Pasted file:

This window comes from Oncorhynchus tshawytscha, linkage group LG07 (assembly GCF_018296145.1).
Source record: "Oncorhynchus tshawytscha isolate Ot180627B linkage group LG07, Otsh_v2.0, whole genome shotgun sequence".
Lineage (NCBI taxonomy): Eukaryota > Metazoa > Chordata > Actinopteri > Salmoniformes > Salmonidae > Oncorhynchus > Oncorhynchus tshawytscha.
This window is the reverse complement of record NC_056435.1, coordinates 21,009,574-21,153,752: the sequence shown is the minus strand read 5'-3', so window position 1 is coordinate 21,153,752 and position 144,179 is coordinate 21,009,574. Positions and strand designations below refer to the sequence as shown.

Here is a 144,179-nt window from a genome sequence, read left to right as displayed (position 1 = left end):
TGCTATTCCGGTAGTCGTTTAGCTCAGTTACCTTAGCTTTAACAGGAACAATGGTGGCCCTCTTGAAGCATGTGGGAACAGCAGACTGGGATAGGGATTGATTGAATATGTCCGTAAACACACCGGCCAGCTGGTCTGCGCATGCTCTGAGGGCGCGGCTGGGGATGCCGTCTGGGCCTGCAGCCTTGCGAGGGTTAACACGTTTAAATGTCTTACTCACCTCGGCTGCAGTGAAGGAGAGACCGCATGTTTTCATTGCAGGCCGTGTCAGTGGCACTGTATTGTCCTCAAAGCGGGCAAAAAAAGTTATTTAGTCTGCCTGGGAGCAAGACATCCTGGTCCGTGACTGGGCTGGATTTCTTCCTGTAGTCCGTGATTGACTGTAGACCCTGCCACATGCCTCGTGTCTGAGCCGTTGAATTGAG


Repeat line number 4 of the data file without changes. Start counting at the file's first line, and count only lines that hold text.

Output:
This window is the reverse complement of record NC_056435.1, coordinates 21,009,574-21,153,752: the sequence shown is the minus strand read 5'-3', so window position 1 is coordinate 21,153,752 and position 144,179 is coordinate 21,009,574. Positions and strand designations below refer to the sequence as shown.